Leitao said he could also move Mamadi Diane from small forward to shooting guard in place of Reynolds. Bottom line: Singletary's decision affects a lot of people, according to Leitao. And not just with the Cavs. His decision also affects the ACC, allowing Virginia to be an NCAA-bid contender again out of one of the most competitive leagues in the country.
Nevada: Coach Mark Fox went 1-for-2 over the weekend. He lost Ramon Sessions to the draft but got back Marcelus Kemp.
There was a bit of relief in Fox's voice Sunday night as he escaped with at least one veteran guard returning. He has already lost senior guard Kyle Shiloh.
But Fox spoke glowingly about incoming freshman guard Armon Johnson of Reno, Nev. Fox expects him to compete for major minutes right away. Two other Nevada players will return as sophomores: guard Brandon Fields (8.2 minutes per game in 33 games) and wing Tyrone Hanson (8.1 minutes per game in 30 games).
With Shiloh and Sessions gone, Kemp will have to play more point guard next season. His experience will be a plus; he's entering his sixth year of college because of a medical redshirt. Kemp and one-time ineligible forward Demarshay Johnson, who started two years ago, give the Wolf Pack at least two reliable players. The returning post players aren't in the mold of Nick Fazekas, who also finished up his eligibility after being the dominant player in the WAC the past three seasons, but they have plenty of upside. Rising 7-foot-1 senior center David Ellis and 6-11 sophomore JaVale McGee give the Wolf Pack plenty of size.
"We'll be fine," said Fox, who will try to lead the Wolf Pack to yet another WAC title and an NCAA Tournament berth. "I really believe that."
Nevada certainly will be more balanced without Fazekas, who averaged 20.4 points a game. But Kemp scored 18.4 per game, so his return was critical for the Wolf Pack to have a chance versus New Mexico State, Fresno State and Utah State at the top of the WAC.
Oklahoma State: Regardless of JamesOn Curry's decision to stay in the draft, the Cowboys are hoping that if he's not chosen, he doesn't sign with an agent. They are still holding out that Curry could be a part of the Cowboys next season.
And if he is, coach Sean Sutton says look out for this squad.
"We've got a chance to be really, really good with our guards and wings," Sutton said Sunday night.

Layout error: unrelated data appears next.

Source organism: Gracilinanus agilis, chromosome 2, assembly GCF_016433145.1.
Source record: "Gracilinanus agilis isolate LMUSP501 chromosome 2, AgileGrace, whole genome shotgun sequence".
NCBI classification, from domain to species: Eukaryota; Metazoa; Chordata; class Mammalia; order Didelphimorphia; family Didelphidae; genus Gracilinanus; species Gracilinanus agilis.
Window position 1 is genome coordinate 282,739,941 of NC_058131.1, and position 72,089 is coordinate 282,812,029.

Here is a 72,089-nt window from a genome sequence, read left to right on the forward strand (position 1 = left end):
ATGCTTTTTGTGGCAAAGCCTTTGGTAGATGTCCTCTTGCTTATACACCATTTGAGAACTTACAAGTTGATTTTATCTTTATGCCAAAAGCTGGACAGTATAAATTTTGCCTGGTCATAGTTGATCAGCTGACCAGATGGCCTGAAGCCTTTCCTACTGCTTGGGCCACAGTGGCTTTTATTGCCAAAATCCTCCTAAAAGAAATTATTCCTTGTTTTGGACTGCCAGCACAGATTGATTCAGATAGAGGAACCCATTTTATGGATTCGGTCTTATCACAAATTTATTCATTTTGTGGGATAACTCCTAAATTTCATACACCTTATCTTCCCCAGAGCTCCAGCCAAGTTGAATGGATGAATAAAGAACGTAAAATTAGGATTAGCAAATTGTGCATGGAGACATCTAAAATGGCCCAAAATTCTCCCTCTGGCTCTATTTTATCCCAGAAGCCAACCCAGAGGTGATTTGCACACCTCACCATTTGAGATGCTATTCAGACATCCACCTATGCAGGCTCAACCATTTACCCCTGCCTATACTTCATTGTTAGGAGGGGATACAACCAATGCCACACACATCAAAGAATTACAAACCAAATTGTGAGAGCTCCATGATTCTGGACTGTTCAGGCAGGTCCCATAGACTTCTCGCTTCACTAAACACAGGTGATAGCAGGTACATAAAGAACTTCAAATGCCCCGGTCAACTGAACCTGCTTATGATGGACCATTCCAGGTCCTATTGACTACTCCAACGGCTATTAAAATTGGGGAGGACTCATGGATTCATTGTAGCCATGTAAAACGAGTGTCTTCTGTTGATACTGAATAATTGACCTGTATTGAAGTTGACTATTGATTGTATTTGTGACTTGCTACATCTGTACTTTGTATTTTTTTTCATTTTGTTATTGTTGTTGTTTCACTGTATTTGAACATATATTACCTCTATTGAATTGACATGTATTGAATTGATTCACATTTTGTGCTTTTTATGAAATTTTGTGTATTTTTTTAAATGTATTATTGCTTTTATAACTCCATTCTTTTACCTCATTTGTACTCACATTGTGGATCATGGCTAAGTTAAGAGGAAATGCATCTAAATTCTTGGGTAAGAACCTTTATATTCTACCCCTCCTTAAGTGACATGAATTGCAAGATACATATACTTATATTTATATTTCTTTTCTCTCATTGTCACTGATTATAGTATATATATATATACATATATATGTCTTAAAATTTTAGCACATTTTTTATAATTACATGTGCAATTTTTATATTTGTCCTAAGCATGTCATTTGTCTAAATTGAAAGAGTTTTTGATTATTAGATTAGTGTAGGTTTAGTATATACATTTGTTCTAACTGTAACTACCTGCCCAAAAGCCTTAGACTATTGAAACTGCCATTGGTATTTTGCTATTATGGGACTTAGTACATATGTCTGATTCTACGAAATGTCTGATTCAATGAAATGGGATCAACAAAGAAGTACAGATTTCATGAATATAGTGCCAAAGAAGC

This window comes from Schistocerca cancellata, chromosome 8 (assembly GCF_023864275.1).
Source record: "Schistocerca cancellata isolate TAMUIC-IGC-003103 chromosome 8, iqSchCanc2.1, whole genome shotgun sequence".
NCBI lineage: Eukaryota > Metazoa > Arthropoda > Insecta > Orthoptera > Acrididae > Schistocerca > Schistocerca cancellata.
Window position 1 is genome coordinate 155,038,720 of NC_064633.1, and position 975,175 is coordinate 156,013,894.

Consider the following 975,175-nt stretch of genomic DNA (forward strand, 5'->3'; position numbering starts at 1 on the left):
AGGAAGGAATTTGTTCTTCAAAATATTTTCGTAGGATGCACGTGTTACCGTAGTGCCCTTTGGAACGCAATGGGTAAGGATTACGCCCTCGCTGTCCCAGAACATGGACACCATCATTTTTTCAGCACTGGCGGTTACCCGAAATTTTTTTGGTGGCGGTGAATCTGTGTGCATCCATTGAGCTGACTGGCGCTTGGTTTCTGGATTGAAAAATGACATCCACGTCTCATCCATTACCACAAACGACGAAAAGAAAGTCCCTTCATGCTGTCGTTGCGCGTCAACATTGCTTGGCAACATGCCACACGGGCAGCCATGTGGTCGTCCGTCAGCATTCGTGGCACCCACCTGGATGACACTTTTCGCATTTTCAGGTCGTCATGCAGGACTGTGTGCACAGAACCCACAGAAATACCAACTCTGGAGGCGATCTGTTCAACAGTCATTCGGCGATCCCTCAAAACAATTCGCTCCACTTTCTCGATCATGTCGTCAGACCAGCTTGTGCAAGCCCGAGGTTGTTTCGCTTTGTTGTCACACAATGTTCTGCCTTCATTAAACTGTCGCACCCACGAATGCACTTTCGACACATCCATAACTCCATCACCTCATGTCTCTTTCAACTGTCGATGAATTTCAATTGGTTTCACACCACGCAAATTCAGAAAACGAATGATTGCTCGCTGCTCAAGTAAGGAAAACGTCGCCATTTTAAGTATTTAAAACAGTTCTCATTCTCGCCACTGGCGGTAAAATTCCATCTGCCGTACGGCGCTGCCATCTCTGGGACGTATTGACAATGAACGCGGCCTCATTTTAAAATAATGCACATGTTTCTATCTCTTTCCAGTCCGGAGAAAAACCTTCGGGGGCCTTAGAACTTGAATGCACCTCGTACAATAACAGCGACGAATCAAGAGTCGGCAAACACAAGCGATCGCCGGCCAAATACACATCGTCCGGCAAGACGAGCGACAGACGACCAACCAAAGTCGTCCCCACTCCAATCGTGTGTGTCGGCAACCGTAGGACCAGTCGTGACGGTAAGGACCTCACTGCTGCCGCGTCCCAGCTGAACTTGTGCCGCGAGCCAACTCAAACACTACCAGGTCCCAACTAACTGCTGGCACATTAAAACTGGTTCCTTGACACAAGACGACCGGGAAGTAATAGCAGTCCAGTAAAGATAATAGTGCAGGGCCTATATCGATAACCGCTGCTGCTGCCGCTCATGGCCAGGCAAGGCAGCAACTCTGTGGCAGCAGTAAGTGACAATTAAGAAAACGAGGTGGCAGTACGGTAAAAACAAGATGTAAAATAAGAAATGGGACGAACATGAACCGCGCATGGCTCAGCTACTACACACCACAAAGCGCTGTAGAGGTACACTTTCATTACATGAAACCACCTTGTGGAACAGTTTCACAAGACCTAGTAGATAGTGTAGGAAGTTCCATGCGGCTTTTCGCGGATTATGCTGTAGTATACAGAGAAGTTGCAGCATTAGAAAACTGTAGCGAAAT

Sutton believes this is true even without Curry. That's because the Cowboys return Obi Muonelo, who played in only 17 games because of injuries, and Byron Eaton. Eaton was a heralded point guard who hasn't been a highlight just yet (230 assists to 207 turnovers in two seasons). But he's entering his third season, and improvement is expected. Muonelo, who was averaging 10.1 points a game when he went down, could turn out to be the leading scorer. Terrel Harris is back after playing in 30 games. He adds more depth to the team. But Sutton is really high on the impact of James Anderson, a scoring small forward from Junction City, Ark. The Cowboys signed seven players, which was needed in the most important class for Sutton to date.
Losing Mario Boggan's scoring and rebounding will be a chore to replace. But if the Cowboys are able to press and a run a bit more, they'll have the look Sutton is hoping for and have the ability to be a top 4-5 Big 12 squad and on the verge of an NCAA Tournament berth.
Marquette: Coach Tom Crean was matter-of-fact about Dominic James' deciding Sunday to return to school. The reality is that the Eagles now can essentially be the exact same team that beat Duke earlier last season and was a pest in the Big East and in the NCAA Tournament before losing to Michigan State.
James' return means the Eagles' four guards -- James, Jerel McNeal, Wesley Matthews and David Cubillan -- are all back to cause havoc in the league. The key will be the continued development of forwards Ousmane Barro, Dan Fitzgerald and Lazar Hayward.
Crean was pretty high on the work ethic of this crew since the NCAA Tournament loss. Marquette will be one of the more experienced squads in the Big East, and with a loaded slate of home games the Eagles look ready to repeat last season's success and weakness -- tough to guard off the dribble and able to defend, but still looking for that consistent play in the post. If they find that, the Eagles could be a Final Four team.
Cal: Coach Ben Braun just wants a healthy squad next season. If he gets one, he's convinced the Bears can be a factor in the Pac-10.
DeVon Hardin's returns gets Cal healthy quickly as he provides major scoring post presence. It also could help Ryan Anderson, since the rising sophomore phenom will be able to play off Hardin. Those two, along with a healthy Bears team, will be formidable. Braun's frontline will also benefit from the return of 7-foot center Jordan Wilkes, who missed last season with an injury. Getting back Nikola Knezevic, who was also hurt, helps immensely on the wing given the departure of Ayinde Ubaka, who finished his eligibility.
The problem for the Bears is that they're in the Pac-10, although Hardin's return will make them a major player with the conference's six other top-25 teams -- UCLA, Washington State, Oregon, Arizona, USC and Stanford.
Andy Katz is a senior writer at ESPN.com.